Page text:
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Forced responses: May 2019

Filed under: — group @ 2 May 2019

A bimonthly open thread on climate solutions and policies. If you want to discuss climate science, please use the Unforced Variations thread instead.

Unforced variations: May 2019

Filed under: — group @ 2 May 2019

This month’s open thread about climate science topics. For discussions about solutions and policy, please use the Forced Responses open thread.

Nenana Ice Classic 2019

Filed under: — gavin @ 14 April 2019


Perhaps unsurprisingly given the exceptional (relative) warmth in Alaska last month and in February, the record for the Nenana Ice Classic was shattered this year.

The previous official record was associated with the exceptional conditions in El Niño-affected winter of 1939-1940, when the ice went out on April 20th 1940. Though since 1940 was a leap year, that was actually a little later (relative to the vernal equinox) than the ice out date in 1998 (which wasn’t a leap year). 

Other records are also tumbling in the region, for instance the ice out data at Bethel, Alaska:



While the trend at Nenana since 1908 has been towards earlier ice-out dates (by about 7 days a century on average), the interannual variability is high. This is consistent with the winter warming in this region over that period of about 2.5ºC.  Recent winters have got close (2012/14/15/16) (3 to 4 days past the record),  but this year’s April 14th date is an impressive jump (and with no leap year to help calendrically).

As usual, I plot both the raw date data and the version adjusted to relative to the vernal equinox (the official time of breakup was ~12:21am).

  [As usual, I predict that there will be no interest from the our favorite contrarians in this]












First successful model simulation of the past 3 million years of climate change

Filed under: — stefan @ 3 April 2019

Guest post by Matteo Willeit, Potsdam Institute for Climate Impact Research

A new study published in Science Advances shows that the main features of natural climate variability over the last 3 million years can be reproduced with an efficient model of the Earth system.

The Quaternary is the most recent geological Period, covering the past ~2.6 million years. It is defined by the presence of glacial-interglacial cycles associated with the cyclic growth and decay of continental ice sheets in the Northern Hemisphere. Climate variations during the Quaternary are best seen in oxygen isotopes measured in deep-sea sediment cores, which represent variations in global ice volume and ocean temperature. These data show clearly that there has been a general trend towards larger ice sheets and cooler temperatures over the last 3 million years, accompanied by an increase in the amplitude of glacial-interglacial variations and a transition from mostly symmetry cycles with a periodicity of 40,000 years to strongly asymmetric 100,000-year cycles at around 1 million years ago.  However, the ultimate causes of these transitions in glacial cycle dynamics remain debated.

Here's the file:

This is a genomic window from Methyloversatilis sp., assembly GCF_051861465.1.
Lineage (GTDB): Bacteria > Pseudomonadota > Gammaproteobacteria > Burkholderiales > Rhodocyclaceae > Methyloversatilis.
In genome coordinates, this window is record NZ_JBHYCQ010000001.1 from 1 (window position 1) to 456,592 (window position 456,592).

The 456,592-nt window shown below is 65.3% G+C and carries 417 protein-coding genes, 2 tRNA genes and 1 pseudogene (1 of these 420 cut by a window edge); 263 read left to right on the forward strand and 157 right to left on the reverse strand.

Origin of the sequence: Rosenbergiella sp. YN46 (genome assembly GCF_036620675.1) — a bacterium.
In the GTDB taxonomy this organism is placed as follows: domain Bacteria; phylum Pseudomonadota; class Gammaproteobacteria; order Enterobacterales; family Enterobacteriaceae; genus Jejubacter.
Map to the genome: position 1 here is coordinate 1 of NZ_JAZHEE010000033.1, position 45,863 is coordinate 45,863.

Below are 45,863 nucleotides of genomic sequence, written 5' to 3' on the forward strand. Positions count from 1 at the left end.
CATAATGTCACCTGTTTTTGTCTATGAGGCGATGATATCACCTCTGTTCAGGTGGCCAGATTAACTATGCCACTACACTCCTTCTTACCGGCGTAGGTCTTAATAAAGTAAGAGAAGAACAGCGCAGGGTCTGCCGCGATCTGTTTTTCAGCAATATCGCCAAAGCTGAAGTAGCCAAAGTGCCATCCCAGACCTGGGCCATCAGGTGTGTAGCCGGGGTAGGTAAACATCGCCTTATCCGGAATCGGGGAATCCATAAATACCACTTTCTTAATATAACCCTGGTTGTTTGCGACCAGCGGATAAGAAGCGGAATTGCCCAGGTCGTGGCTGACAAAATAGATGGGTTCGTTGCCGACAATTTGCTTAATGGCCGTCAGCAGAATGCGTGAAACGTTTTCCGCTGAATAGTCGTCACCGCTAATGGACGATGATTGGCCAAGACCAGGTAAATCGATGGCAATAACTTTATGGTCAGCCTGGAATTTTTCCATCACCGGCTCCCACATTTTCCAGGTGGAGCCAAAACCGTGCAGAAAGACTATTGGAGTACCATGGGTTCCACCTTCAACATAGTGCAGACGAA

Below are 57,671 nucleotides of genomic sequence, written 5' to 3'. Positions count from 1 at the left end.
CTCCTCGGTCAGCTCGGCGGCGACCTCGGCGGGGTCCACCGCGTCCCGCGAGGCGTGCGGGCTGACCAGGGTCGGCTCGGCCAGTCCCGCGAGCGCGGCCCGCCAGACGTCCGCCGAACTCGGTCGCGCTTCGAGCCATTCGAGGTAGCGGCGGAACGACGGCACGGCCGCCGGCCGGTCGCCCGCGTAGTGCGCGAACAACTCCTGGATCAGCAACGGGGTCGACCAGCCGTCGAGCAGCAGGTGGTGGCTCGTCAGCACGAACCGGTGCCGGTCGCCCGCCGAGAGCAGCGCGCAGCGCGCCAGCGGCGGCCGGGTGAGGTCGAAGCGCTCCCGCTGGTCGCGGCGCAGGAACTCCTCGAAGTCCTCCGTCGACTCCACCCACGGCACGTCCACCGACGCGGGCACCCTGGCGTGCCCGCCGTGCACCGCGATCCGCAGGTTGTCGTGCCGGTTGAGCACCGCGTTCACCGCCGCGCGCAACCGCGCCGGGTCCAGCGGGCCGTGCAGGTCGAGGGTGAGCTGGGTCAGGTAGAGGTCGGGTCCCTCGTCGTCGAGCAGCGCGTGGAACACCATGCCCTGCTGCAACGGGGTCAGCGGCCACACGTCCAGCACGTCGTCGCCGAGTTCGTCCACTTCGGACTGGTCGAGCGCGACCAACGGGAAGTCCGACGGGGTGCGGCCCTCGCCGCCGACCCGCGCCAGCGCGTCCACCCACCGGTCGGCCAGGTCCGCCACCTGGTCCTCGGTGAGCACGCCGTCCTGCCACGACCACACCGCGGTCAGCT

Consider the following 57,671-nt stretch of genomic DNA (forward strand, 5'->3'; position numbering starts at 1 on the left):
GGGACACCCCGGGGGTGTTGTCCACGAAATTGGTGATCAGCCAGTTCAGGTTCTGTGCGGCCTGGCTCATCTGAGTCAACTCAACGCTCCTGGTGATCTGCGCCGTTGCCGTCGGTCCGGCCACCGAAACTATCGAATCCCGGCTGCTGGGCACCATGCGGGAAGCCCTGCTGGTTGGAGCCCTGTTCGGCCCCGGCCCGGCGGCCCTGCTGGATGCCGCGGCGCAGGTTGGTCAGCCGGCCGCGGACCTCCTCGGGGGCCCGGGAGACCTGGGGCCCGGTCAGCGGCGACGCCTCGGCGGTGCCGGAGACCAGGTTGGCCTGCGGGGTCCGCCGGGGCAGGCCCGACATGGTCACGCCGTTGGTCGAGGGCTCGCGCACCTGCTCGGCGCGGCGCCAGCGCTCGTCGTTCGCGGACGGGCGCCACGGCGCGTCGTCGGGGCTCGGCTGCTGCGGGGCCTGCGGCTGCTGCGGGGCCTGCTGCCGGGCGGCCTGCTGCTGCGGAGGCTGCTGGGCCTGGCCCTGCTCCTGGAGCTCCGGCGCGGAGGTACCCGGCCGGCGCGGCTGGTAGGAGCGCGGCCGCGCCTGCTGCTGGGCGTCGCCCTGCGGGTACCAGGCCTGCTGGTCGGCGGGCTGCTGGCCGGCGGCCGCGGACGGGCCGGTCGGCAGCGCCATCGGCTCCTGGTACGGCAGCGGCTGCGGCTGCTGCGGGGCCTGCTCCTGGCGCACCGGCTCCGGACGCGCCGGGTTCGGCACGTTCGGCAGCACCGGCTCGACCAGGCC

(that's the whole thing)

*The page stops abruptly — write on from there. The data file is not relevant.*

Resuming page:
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Unforced variations: April 2019

Filed under: — group @ 2 April 2019

This month’s open thread on climate science issues. Remember that discussions about climate solutions go here.

Alpine glaciers: Another decade of loss

Filed under: — group @ 25 March 2019

Guest Commentary by Mauri Pelto (Nichols College)

Preliminary data reported from the reference glaciers of the World Glacier Monitoring Service (WGMS) in 2018 from Argentina, Austria, China, France, Italy, Kazakhstan, Kyrgyzstan, Nepal, Norway, Russia, Sweden, Switzerland and United States indicate that 2018 will be the 30th consecutive year of significant negative annual balance (> -200mm); with a mean balance of -1247 mm for the 25 reporting reference glaciers, with only one glacier reporting a positive mass balance (WGMS, 2018).

A view of how alpine glaciers in the Pacific Northwest fit into the broader ecosystem (Megan Pelto, Jill Pelto).
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The Crank Shaft

Filed under: — group @ 11 March 2019

This is a thread for collecting the oddball theories, tinfoil hat level conspiracies and other climate-related nonsense in the comments that would otherwise derail substantive discussion. Keeping them all in one spot might be of interest to future researchers.

Unforced variations: Mar 2019

Filed under: — group @ 3 March 2019

This month’s open thread on climate science topics.

The best case for worst case scenarios

The “end of the world” or “good for you” are the two least likely among the spectrum of potential outcomes.

Stephen Schneider

Beware the worst case scenario

Scientists have been looking at best, middling and worst case scenarios for anthropogenic climate change for decades. For instance, Stephen Schneider himself took a turn back in 2009. And others have postulated both far more rosy and far more catastrophic possibilities as well (with somewhat variable evidentiary bases).

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  1. S. Schneider, "The worst-case scenario", Nature, vol. 458, pp. 1104-1105, 2009.

Update day

Filed under: — gavin @ 7 February 2019

So Wednesday was temperature series update day. The HadCRUT4, NOAA NCEI and GISTEMP time-series were all updated through to the end of 2018 (slightly delayed by the federal government shutdown). Berkeley Earth and the MSU satellite datasets were updated a couple of weeks ago. And that means that everyone gets to add a single additional annual data point to their model-observation comparison plots!

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